The Ministry Of Health, Government of India, has issued guidelines that require all state and UT governments to subject all passengers coming from UK to Reverse Transcriptase Polymerase Chain Reaction (RT-PCR) tests on arrival. In case of a positive sample, spike bases RT-PCR tests have to be performed as per the guidelines. This is apart from the declaration of the travel history of the last 14 days by all international travellers. Those passengers who test negative through the method will be advised home quarantine.
The guidelines come in the wake of the distinct phylogenetic cluster of SARs-CoV-2 which is believed to be more transmissible than the current strain of the virus that has already infected around 77 million people worldwide and caused about 1.7 million deaths globally, including 1853 in Jammu and Kashmir.
While the directive is a correct step and administration in Srinagar has already put in place the mechanism in compliance to the SoPs, it is also indicative of less reliability of rapid antigen tests that administration has been markedly using to detect novel coronavirus. Governments around the world have been looking for an accurate test for COVID-19 infection. The diagnostic RT-PCR test to confirm the presence of the virus, using a nasal swab in a laboratory setting, remains the most reliable. However, what transpires on the ground is that rapid test is used more than the RT-PCR.
Indian Council of Medical Research (ICMR) has recommended the use of Standard Q COVID-19 Ag detection assay (antigen detection test) as a point of care diagnostic assay for testing under certain settings in combination with RT-PCR test.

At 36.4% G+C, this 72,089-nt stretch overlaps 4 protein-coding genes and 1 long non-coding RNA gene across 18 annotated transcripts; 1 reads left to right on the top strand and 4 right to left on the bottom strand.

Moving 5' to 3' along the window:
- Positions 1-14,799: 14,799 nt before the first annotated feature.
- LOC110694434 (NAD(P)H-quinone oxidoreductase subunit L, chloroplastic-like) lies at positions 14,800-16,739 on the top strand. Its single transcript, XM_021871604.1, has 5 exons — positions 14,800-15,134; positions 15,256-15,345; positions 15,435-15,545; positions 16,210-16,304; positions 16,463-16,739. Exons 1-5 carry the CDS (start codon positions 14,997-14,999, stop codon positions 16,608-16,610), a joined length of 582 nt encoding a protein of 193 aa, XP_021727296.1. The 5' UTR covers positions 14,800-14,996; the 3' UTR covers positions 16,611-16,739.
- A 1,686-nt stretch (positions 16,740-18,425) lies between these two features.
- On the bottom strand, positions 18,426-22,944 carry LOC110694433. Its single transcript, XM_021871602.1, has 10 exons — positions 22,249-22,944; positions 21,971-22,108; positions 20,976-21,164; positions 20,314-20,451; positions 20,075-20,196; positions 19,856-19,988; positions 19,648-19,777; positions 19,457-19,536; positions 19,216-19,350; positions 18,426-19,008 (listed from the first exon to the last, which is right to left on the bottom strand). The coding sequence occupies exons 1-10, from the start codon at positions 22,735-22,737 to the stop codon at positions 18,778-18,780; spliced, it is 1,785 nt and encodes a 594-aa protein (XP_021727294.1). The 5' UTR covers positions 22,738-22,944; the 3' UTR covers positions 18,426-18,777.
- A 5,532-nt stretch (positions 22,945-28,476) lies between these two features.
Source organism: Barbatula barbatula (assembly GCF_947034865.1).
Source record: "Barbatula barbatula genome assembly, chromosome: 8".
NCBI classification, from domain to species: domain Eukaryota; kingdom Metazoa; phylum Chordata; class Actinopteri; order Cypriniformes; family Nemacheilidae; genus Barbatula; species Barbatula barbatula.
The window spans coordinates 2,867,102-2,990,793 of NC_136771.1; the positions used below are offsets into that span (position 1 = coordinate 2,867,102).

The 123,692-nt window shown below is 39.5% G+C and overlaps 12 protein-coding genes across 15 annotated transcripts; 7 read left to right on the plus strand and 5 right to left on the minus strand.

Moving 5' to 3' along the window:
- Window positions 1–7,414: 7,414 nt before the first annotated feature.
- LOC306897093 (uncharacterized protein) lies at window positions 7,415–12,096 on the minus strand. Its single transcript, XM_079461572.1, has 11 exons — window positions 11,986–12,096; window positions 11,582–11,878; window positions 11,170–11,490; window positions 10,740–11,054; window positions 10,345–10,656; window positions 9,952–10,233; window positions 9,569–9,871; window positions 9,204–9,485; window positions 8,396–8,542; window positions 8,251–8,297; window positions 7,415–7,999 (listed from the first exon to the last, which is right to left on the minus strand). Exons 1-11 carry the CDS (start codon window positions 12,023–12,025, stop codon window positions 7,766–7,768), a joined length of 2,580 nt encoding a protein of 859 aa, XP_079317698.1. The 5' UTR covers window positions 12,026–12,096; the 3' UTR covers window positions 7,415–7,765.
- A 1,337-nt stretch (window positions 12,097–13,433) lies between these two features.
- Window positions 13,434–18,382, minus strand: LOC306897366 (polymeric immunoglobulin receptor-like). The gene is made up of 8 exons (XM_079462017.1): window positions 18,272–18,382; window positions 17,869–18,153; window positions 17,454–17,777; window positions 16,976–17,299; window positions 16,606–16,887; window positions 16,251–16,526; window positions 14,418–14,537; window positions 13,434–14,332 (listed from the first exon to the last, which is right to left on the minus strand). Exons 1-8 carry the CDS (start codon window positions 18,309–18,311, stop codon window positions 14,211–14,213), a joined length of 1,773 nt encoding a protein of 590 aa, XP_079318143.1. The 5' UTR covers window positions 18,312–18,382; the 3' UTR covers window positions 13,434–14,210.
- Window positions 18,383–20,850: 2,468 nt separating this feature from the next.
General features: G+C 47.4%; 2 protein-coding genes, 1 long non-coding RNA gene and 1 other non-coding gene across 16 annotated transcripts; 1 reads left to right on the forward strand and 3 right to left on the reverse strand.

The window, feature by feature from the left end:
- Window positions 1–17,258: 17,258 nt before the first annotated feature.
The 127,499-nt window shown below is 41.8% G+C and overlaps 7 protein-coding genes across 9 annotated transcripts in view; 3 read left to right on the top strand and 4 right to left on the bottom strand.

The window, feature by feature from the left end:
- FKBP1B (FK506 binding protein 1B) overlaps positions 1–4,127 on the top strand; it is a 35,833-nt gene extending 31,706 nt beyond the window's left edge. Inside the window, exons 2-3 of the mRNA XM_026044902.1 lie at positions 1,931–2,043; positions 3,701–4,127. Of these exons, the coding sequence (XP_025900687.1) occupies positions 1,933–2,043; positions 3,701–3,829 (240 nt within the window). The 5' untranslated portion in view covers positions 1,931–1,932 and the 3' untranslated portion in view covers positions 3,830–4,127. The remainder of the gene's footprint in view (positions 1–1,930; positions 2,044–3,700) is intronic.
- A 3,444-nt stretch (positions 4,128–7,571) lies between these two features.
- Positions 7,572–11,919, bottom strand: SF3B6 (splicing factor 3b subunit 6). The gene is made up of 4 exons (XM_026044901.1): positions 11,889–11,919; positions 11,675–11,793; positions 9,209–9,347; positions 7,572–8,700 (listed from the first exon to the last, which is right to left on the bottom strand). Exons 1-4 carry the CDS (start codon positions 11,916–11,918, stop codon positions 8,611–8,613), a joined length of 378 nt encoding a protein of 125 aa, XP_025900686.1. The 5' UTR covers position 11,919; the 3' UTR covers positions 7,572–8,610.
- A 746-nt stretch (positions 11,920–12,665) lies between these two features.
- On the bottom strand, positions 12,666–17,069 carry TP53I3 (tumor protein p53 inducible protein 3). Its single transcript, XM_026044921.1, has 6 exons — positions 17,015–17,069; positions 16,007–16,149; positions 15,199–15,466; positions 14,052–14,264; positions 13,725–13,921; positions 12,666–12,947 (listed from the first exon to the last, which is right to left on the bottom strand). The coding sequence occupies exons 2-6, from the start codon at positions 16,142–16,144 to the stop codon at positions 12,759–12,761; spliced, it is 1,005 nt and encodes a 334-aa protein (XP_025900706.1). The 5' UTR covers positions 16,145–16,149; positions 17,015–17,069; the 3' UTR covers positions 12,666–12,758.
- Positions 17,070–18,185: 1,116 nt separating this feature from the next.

Those who test negative for COVID-19 by rapid antigen test are to be definitely tested sequentially by RT-PCR to rule out infection, whereas a positive test should be considered as a true positive and does not need reconfirmation by RT-PCR test. In this scenario, the over-reliance on rapid test detection is not something to be followed as a sole test. Rather RT-PCR should now be used solely for testing the virus.
Also, it is important that the new variant of the virus is not beyond the control of the people and it is for the entire society to fight it together. In March people might be ignorant about the virus but a lot has been known about the virus now. Everyone knows how it spreads from person to person. We also know that two-fifths of infected people can be asymptomatic and is life-threatening for the elderly and people with comorbidities. Importantly prevention remains the key while awaiting the vaccine.